With COVID, people will likely develop a new sense of place and look for different attributes or feelings that were not as important before, such as safety or even cleanliness. Moving forward, individuals may be a little bit more reluctant, have residual fears or discomfort with being around others. To bring people back into a shared physical environment, Dubois mentioned using ways such as art, entertainment, and spontaneity.
Olson reinforced the physical aspect of safety, yet also the psychological and emotional aspect of feeling safe in a place. She emphasized how critical co-creation will be for people coming back to a space through a new lens. There is an immense opportunity to engage the community, get feedback and understand what will make them feel safe in those spaces.
“Arts and culture are going to be so critical to this next version of the recovery, both from the human perspective and economically.” Engaging artists in the recovery process is an incredible opportunity to bring people back safely and to share experiences with those who were most affected by the pandemic. Having street presence, music, and performances surround you, is what Omarkhail sees as recovery both from a human and economic perspective.
Olson emphasized this delicate balance between space and human connection. As humans, we crave these emotional connections and these experiences. Without people there really is no place. In order to create these connections, memories and feelings, curation and programming are essential.
A space should draw people in, connect with them in a meaningful and authentic way, and leave room for spontaneity. It is not always about the space itself, rather how you connect with people, and how human connections live on years later.
On a macro level, the identity and culture of a country is the food, the music, the art, and the architecture. On a micro level, the same aspects remain for different public or private spaces: the arts, the food, the programming, to create that identity. Essentially, it is about shifting from this transactional nature and proving that these intangible, emotional or cultural aspects are even more important.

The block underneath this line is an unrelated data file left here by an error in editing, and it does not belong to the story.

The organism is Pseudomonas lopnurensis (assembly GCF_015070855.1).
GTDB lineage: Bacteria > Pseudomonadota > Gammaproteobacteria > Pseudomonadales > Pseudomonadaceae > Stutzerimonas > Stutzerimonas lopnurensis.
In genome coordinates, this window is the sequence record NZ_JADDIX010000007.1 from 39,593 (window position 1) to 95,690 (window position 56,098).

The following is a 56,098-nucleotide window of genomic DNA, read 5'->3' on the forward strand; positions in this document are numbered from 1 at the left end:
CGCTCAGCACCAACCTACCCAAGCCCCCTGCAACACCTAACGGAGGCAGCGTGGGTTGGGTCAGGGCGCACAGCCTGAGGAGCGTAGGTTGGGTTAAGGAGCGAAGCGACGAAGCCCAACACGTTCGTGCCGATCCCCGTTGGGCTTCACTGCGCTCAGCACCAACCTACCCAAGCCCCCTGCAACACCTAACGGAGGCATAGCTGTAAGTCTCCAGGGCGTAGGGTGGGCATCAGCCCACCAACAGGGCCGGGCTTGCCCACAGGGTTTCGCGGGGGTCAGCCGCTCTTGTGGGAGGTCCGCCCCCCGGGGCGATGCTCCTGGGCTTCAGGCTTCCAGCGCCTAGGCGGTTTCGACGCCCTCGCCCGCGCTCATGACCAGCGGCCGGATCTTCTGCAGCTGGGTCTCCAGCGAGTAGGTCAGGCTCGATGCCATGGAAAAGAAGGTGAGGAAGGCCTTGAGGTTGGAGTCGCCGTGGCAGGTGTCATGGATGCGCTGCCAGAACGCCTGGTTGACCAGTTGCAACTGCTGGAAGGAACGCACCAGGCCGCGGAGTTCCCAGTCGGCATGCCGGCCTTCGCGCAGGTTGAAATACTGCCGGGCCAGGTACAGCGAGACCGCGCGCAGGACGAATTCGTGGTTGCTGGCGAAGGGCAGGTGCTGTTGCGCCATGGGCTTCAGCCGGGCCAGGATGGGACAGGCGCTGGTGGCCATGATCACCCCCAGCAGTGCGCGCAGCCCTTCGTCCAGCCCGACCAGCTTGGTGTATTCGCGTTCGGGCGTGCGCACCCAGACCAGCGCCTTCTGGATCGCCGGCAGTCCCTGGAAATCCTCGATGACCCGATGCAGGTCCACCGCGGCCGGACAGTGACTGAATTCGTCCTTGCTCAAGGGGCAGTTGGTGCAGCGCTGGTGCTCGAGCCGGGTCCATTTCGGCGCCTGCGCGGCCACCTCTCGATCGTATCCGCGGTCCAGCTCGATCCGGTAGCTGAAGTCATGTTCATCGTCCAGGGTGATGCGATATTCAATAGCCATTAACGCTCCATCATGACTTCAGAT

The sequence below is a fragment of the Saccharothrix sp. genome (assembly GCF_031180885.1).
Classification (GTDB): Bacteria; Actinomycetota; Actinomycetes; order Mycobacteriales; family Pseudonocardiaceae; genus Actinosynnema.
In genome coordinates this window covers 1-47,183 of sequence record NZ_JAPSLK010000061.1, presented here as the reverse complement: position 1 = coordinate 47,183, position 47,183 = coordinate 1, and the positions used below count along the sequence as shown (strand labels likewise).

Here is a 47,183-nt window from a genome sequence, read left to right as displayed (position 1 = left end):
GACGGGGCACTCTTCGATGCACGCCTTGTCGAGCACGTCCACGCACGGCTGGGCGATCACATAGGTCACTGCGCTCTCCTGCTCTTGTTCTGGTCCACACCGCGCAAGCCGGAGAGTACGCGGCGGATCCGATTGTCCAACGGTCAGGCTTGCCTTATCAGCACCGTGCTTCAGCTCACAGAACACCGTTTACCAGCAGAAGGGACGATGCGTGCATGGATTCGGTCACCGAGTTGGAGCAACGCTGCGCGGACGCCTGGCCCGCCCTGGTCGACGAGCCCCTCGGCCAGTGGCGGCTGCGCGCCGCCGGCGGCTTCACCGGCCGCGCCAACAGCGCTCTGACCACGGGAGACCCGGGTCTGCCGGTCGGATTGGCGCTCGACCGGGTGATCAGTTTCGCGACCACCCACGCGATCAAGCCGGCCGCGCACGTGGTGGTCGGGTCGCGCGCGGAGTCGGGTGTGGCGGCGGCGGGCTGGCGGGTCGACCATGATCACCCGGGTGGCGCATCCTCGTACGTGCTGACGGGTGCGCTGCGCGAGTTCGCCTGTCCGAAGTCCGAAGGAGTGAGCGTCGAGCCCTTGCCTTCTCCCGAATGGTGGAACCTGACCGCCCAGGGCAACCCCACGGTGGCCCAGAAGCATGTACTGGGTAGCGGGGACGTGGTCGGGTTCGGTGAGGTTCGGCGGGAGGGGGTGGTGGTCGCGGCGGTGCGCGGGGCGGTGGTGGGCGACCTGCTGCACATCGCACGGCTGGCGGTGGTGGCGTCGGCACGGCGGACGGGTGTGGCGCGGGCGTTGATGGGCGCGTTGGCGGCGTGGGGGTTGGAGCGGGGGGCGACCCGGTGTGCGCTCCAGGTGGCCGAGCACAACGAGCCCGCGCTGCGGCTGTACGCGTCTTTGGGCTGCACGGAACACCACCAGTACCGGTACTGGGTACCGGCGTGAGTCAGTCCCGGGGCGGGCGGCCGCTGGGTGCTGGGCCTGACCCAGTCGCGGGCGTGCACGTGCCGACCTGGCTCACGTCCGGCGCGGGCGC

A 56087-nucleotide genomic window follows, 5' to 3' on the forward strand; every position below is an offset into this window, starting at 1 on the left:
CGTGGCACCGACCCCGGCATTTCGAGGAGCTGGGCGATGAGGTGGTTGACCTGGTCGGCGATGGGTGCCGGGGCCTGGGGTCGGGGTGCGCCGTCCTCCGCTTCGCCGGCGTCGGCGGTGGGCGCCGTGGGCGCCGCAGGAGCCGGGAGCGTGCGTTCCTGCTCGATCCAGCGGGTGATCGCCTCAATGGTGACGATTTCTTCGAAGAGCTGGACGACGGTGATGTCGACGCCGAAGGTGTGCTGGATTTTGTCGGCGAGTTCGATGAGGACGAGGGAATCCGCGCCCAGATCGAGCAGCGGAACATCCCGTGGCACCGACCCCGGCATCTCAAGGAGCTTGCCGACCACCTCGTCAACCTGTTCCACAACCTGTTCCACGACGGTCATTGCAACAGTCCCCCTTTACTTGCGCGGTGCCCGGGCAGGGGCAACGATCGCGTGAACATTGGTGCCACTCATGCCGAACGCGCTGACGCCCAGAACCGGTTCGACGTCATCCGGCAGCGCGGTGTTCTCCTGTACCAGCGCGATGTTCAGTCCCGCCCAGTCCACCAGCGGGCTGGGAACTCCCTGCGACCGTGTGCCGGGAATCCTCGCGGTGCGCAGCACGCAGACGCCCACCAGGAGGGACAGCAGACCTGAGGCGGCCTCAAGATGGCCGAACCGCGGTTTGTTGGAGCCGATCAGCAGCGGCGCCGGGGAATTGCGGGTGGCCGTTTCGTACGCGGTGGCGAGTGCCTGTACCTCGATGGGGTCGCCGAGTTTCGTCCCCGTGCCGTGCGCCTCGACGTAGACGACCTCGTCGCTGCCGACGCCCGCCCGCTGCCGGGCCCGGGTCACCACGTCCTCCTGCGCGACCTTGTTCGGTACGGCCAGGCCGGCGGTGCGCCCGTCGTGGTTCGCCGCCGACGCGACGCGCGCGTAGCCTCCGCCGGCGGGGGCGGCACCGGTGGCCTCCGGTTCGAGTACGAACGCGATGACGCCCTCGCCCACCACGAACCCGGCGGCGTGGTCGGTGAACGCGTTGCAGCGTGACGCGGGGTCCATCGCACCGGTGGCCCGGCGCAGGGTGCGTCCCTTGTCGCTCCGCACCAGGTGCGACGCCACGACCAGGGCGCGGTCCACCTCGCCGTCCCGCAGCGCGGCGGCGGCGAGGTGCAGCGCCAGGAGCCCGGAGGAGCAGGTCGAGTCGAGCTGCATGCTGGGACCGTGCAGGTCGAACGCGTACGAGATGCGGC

A big focus for professionals in this space right now, is how to capture and communicate the value of connections, both qualitative and quantitative aspects, especially as more and more things become data-driven. If the value offering is not clear or intentional as a curator, then it is likely to be met with resistance or suspicion by the viewer.
The panel discussion took multiple different paths: everything from design, to human psychology, to economic considerations, all factors required to support placemaking. Panelists were challenged to discuss distinct and complex concepts on their own, let alone linking them together.
According to Foussias, the prefix “re” can be in everything we do from this point forward: re-brand, re-think, re-vitalize, and re-educate. The desire to go back to a physical place has changed – rather than going back for the sake of doing something, we want to go back for the sake of feeling, of experiencing, and of connecting.
In the past, the visionary developers, the curators, the brand, the architecture, the design, product developers, product engineers, all worked in silos and came together to define a final outcome. Now imagine working as a beehive, a hub, a creative assembly to create the end result, above and beyond what each discipline would do separately.
The panelists are all actively defining the new normal, with decisions that will affect everyone. As a multidisciplinary curative hub, the responsibility is not to simply design something for the end user, but to design something with the end user. Moving the process from letting people experience the design, to letting us design the experience. Simply recognizing that the experience or the engagement with the users does not come at the end of the product, but rather starts from the outset, is probably the biggest shift.